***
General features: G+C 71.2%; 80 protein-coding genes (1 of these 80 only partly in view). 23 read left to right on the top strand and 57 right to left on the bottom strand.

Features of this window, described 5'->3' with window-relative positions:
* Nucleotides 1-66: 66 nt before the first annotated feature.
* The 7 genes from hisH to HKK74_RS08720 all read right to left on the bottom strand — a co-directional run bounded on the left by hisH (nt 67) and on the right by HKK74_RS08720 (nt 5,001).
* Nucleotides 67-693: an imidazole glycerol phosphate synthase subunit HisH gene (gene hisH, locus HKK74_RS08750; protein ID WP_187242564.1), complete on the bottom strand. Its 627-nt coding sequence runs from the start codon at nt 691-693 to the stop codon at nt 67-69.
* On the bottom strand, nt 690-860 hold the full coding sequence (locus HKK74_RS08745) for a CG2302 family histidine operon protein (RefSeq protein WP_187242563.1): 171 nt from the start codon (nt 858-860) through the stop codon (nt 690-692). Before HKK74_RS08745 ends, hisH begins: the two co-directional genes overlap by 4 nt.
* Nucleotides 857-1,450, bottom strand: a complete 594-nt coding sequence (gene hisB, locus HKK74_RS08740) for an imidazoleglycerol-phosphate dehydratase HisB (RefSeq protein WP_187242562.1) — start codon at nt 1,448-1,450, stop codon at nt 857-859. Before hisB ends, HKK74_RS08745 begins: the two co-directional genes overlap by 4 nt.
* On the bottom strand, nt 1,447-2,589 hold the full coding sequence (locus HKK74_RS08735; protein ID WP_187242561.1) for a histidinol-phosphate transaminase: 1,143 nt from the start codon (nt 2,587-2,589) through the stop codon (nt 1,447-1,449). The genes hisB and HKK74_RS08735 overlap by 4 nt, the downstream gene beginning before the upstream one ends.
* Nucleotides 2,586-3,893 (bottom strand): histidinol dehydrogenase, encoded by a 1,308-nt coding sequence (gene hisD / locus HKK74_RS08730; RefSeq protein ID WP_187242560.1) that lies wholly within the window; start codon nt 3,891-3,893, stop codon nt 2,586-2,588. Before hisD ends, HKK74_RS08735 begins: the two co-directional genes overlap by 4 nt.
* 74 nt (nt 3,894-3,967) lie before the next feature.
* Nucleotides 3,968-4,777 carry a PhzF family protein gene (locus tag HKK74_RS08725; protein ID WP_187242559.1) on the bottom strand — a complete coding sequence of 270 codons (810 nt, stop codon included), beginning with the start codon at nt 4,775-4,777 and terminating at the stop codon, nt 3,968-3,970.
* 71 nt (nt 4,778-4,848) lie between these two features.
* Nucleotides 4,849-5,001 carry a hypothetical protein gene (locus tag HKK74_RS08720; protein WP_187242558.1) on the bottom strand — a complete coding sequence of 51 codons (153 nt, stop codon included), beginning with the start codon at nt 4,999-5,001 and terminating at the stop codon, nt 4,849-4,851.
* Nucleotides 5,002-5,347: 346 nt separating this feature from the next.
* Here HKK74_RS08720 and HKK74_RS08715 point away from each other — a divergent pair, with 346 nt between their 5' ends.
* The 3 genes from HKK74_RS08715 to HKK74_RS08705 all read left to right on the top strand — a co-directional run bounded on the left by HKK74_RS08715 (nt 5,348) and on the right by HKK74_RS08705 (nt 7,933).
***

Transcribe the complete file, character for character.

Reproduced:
General features: G+C 71.2%; 80 protein-coding genes (1 of these 80 only partly in view). 23 read left to right on the top strand and 57 right to left on the bottom strand.

Features of this window, described 5'->3' with window-relative positions:
* Nucleotides 1-66: 66 nt before the first annotated feature.
* The 7 genes from hisH to HKK74_RS08720 all read right to left on the bottom strand — a co-directional run bounded on the left by hisH (nt 67) and on the right by HKK74_RS08720 (nt 5,001).
* Nucleotides 67-693: an imidazole glycerol phosphate synthase subunit HisH gene (gene hisH, locus HKK74_RS08750; protein ID WP_187242564.1), complete on the bottom strand. Its 627-nt coding sequence runs from the start codon at nt 691-693 to the stop codon at nt 67-69.
* On the bottom strand, nt 690-860 hold the full coding sequence (locus HKK74_RS08745) for a CG2302 family histidine operon protein (RefSeq protein WP_187242563.1): 171 nt from the start codon (nt 858-860) through the stop codon (nt 690-692). Before HKK74_RS08745 ends, hisH begins: the two co-directional genes overlap by 4 nt.
* Nucleotides 857-1,450, bottom strand: a complete 594-nt coding sequence (gene hisB, locus HKK74_RS08740) for an imidazoleglycerol-phosphate dehydratase HisB (RefSeq protein WP_187242562.1) — start codon at nt 1,448-1,450, stop codon at nt 857-859. Before hisB ends, HKK74_RS08745 begins: the two co-directional genes overlap by 4 nt.
* On the bottom strand, nt 1,447-2,589 hold the full coding sequence (locus HKK74_RS08735; protein ID WP_187242561.1) for a histidinol-phosphate transaminase: 1,143 nt from the start codon (nt 2,587-2,589) through the stop codon (nt 1,447-1,449). The genes hisB and HKK74_RS08735 overlap by 4 nt, the downstream gene beginning before the upstream one ends.
* Nucleotides 2,586-3,893 (bottom strand): histidinol dehydrogenase, encoded by a 1,308-nt coding sequence (gene hisD / locus HKK74_RS08730; RefSeq protein ID WP_187242560.1) that lies wholly within the window; start codon nt 3,891-3,893, stop codon nt 2,586-2,588. Before hisD ends, HKK74_RS08735 begins: the two co-directional genes overlap by 4 nt.
* 74 nt (nt 3,894-3,967) lie before the next feature.
* Nucleotides 3,968-4,777 carry a PhzF family protein gene (locus tag HKK74_RS08725; protein ID WP_187242559.1) on the bottom strand — a complete coding sequence of 270 codons (810 nt, stop codon included), beginning with the start codon at nt 4,775-4,777 and terminating at the stop codon, nt 3,968-3,970.
* 71 nt (nt 4,778-4,848) lie between these two features.
* Nucleotides 4,849-5,001 carry a hypothetical protein gene (locus tag HKK74_RS08720; protein WP_187242558.1) on the bottom strand — a complete coding sequence of 51 codons (153 nt, stop codon included), beginning with the start codon at nt 4,999-5,001 and terminating at the stop codon, nt 4,849-4,851.
* Nucleotides 5,002-5,347: 346 nt separating this feature from the next.
* Here HKK74_RS08720 and HKK74_RS08715 point away from each other — a divergent pair, with 346 nt between their 5' ends.
* The 3 genes from HKK74_RS08715 to HKK74_RS08705 all read left to right on the top strand — a co-directional run bounded on the left by HKK74_RS08715 (nt 5,348) and on the right by HKK74_RS08705 (nt 7,933).